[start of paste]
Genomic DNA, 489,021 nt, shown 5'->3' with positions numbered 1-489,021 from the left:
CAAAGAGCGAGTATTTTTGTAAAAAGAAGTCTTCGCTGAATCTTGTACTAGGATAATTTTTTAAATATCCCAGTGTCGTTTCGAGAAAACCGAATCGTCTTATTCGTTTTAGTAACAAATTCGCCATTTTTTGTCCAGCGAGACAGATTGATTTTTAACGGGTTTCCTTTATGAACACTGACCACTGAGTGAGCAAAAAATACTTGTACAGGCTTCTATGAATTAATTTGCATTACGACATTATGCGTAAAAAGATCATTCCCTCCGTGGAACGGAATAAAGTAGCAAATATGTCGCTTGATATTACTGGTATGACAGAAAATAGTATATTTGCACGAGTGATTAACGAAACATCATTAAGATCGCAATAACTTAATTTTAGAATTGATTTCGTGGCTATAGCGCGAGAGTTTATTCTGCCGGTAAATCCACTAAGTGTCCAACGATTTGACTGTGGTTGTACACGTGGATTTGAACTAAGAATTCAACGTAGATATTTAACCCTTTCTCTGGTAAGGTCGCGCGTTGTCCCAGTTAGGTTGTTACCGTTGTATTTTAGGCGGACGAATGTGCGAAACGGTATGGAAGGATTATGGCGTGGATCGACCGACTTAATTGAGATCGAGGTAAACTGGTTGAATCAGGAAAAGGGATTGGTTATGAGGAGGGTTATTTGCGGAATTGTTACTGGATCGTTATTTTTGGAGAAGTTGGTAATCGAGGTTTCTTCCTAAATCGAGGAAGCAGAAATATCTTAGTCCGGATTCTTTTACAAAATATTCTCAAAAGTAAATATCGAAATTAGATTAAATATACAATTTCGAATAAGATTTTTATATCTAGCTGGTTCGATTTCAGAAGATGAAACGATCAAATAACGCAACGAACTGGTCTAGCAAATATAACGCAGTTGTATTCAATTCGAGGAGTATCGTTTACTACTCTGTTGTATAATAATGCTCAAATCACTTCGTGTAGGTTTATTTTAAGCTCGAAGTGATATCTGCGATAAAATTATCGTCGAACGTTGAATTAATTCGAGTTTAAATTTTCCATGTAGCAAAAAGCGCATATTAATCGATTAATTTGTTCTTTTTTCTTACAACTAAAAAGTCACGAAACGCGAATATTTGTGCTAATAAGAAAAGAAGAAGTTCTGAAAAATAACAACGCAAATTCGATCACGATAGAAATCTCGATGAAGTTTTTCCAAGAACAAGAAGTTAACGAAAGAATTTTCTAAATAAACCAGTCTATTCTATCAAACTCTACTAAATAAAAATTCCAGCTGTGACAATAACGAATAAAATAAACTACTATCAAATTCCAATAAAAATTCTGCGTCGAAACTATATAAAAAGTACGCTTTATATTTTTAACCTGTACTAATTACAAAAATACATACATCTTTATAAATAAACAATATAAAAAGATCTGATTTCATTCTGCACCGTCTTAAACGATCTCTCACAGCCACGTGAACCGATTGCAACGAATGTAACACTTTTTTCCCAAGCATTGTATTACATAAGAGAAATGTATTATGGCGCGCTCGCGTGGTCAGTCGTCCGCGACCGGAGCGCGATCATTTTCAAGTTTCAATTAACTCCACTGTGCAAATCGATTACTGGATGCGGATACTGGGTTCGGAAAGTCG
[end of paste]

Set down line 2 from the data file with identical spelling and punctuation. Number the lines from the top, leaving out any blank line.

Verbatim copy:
CAAAGAGCGAGTATTTTTGTAAAAAGAAGTCTTCGCTGAATCTTGTACTAGGATAATTTTTTAAATATCCCAGTGTCGTTTCGAGAAAACCGAATCGTCTTATTCGTTTTAGTAACAAATTCGCCATTTTTTGTCCAGCGAGACAGATTGATTTTTAACGGGTTTCCTTTATGAACACTGACCACTGAGTGAGCAAAAAATACTTGTACAGGCTTCTATGAATTAATTTGCATTACGACATTATGCGTAAAAAGATCATTCCCTCCGTGGAACGGAATAAAGTAGCAAATATGTCGCTTGATATTACTGGTATGACAGAAAATAGTATATTTGCACGAGTGATTAACGAAACATCATTAAGATCGCAATAACTTAATTTTAGAATTGATTTCGTGGCTATAGCGCGAGAGTTTATTCTGCCGGTAAATCCACTAAGTGTCCAACGATTTGACTGTGGTTGTACACGTGGATTTGAACTAAGAATTCAACGTAGATATTTAACCCTTTCTCTGGTAAGGTCGCGCGTTGTCCCAGTTAGGTTGTTACCGTTGTATTTTAGGCGGACGAATGTGCGAAACGGTATGGAAGGATTATGGCGTGGATCGACCGACTTAATTGAGATCGAGGTAAACTGGTTGAATCAGGAAAAGGGATTGGTTATGAGGAGGGTTATTTGCGGAATTGTTACTGGATCGTTATTTTTGGAGAAGTTGGTAATCGAGGTTTCTTCCTAAATCGAGGAAGCAGAAATATCTTAGTCCGGATTCTTTTACAAAATATTCTCAAAAGTAAATATCGAAATTAGATTAAATATACAATTTCGAATAAGATTTTTATATCTAGCTGGTTCGATTTCAGAAGATGAAACGATCAAATAACGCAACGAACTGGTCTAGCAAATATAACGCAGTTGTATTCAATTCGAGGAGTATCGTTTACTACTCTGTTGTATAATAATGCTCAAATCACTTCGTGTAGGTTTATTTTAAGCTCGAAGTGATATCTGCGATAAAATTATCGTCGAACGTTGAATTAATTCGAGTTTAAATTTTCCATGTAGCAAAAAGCGCATATTAATCGATTAATTTGTTCTTTTTTCTTACAACTAAAAAGTCACGAAACGCGAATATTTGTGCTAATAAGAAAAGAAGAAGTTCTGAAAAATAACAACGCAAATTCGATCACGATAGAAATCTCGATGAAGTTTTTCCAAGAACAAGAAGTTAACGAAAGAATTTTCTAAATAAACCAGTCTATTCTATCAAACTCTACTAAATAAAAATTCCAGCTGTGACAATAACGAATAAAATAAACTACTATCAAATTCCAATAAAAATTCTGCGTCGAAACTATATAAAAAGTACGCTTTATATTTTTAACCTGTACTAATTACAAAAATACATACATCTTTATAAATAAACAATATAAAAAGATCTGATTTCATTCTGCACCGTCTTAAACGATCTCTCACAGCCACGTGAACCGATTGCAACGAATGTAACACTTTTTTCCCAAGCATTGTATTACATAAGAGAAATGTATTATGGCGCGCTCGCGTGGTCAGTCGTCCGCGACCGGAGCGCGATCATTTTCAAGTTTCAATTAACTCCACTGTGCAAATCGATTACTGGATGCGGATACTGGGTTCGGAAAGTCG